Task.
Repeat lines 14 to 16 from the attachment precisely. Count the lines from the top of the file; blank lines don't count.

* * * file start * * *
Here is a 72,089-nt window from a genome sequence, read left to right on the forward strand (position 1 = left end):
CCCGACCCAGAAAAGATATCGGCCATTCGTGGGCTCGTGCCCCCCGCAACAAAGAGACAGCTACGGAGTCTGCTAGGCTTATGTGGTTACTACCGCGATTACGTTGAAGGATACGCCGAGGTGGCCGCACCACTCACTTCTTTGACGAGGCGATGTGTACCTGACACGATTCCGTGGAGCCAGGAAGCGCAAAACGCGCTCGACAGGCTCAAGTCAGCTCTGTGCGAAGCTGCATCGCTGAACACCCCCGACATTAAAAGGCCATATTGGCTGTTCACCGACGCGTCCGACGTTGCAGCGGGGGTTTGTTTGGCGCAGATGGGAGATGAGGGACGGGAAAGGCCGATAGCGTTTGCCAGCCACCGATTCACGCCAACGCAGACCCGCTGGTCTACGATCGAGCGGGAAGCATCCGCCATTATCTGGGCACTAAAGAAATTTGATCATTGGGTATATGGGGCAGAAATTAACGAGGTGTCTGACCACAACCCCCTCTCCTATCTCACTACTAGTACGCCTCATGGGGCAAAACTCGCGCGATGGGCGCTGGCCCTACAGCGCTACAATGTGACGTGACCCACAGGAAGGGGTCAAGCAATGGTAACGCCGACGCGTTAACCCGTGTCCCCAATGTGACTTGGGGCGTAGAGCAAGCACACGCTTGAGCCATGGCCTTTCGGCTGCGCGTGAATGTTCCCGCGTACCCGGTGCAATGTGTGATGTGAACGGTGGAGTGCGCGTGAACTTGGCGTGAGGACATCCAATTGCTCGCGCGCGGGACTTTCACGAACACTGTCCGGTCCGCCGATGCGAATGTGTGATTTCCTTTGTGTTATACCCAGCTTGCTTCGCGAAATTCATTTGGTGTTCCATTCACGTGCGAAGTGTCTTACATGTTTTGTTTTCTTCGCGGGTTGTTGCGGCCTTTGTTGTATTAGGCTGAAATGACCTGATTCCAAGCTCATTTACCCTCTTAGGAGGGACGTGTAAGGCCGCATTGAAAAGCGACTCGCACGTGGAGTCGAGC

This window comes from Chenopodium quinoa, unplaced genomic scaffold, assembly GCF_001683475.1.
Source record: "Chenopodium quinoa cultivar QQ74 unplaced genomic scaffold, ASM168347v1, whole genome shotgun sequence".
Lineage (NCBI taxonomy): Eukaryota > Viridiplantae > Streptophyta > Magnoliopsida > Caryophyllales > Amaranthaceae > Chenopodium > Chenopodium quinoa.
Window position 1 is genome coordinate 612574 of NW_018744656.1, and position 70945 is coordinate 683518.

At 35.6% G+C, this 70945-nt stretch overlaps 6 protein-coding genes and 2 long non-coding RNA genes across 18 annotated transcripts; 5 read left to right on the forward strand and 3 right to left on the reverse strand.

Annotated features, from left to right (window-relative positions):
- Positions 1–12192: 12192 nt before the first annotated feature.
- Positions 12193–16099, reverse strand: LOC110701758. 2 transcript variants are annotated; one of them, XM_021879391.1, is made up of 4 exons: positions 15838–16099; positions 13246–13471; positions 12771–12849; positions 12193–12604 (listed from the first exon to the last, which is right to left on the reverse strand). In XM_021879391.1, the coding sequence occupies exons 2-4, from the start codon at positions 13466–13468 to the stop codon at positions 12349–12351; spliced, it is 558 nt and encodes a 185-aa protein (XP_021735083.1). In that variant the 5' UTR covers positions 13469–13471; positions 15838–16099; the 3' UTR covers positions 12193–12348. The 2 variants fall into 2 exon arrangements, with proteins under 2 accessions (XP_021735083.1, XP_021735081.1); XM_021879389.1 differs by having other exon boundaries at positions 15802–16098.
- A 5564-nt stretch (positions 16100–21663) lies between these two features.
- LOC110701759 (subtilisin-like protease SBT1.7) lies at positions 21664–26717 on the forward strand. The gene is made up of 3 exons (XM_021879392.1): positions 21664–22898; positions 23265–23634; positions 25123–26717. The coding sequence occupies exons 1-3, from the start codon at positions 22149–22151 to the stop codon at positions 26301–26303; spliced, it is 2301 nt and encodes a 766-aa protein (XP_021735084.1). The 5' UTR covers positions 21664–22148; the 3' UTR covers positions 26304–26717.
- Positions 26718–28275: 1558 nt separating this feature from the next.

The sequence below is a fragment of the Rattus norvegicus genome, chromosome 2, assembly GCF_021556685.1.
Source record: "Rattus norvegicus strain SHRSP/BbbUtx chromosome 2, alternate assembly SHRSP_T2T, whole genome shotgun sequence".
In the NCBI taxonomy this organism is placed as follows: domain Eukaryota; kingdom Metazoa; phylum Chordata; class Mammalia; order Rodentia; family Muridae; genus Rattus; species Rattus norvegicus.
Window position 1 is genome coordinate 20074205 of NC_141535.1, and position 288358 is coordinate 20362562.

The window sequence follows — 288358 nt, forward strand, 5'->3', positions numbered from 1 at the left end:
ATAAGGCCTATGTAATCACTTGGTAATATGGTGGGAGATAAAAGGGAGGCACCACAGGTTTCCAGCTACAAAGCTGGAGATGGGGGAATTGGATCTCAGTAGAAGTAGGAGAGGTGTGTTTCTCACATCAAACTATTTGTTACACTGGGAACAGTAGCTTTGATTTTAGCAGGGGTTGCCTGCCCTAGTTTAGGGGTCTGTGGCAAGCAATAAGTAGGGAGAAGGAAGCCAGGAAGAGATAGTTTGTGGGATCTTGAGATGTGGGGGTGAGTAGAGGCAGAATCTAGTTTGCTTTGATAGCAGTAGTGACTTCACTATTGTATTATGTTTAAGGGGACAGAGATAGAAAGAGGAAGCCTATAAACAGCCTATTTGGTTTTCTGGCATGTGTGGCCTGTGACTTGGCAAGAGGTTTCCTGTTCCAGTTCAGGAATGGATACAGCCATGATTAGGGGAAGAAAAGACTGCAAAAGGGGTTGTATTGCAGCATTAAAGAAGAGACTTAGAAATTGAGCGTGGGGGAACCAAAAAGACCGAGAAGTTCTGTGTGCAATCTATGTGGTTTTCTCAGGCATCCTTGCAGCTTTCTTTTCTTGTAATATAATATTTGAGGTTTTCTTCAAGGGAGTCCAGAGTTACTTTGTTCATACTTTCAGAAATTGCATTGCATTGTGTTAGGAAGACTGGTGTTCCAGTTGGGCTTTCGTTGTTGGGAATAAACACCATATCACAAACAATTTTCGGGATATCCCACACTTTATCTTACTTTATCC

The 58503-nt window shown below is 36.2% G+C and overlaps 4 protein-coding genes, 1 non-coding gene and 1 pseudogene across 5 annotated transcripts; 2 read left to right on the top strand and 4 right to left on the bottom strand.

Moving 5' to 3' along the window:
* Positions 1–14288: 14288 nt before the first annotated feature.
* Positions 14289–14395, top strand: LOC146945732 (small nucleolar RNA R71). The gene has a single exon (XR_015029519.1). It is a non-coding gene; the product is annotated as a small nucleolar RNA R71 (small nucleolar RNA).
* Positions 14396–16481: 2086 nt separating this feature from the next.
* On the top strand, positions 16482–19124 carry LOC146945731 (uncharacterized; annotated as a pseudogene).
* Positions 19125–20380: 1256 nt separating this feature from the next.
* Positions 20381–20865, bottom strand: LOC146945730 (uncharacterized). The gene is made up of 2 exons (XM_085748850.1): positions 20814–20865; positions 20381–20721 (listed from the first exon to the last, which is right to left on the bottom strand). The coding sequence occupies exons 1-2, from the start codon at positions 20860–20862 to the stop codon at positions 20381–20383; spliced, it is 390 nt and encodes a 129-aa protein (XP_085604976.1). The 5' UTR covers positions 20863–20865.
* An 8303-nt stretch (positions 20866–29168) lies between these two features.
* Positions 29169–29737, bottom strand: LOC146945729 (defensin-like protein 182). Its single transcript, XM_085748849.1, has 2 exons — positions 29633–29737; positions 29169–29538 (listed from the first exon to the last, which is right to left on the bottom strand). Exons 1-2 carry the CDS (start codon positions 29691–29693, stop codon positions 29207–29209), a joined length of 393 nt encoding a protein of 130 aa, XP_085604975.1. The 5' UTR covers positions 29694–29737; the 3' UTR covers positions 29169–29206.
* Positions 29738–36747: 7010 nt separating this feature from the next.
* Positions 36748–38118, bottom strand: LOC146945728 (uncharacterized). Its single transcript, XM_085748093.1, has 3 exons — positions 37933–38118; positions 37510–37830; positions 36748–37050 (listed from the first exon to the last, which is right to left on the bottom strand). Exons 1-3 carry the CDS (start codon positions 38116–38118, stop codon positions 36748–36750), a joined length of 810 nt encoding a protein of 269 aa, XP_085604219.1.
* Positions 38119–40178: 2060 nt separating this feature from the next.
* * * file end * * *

The sequence below is a fragment of the Rattus norvegicus genome, chromosome 2, assembly GCF_021556685.1.
Source record: "Rattus norvegicus strain SHRSP/BbbUtx chromosome 2, alternate assembly SHRSP_T2T, whole genome shotgun sequence".
In the NCBI taxonomy this organism is placed as follows: domain Eukaryota; kingdom Metazoa; phylum Chordata; class Mammalia; order Rodentia; family Muridae; genus Rattus; species Rattus norvegicus.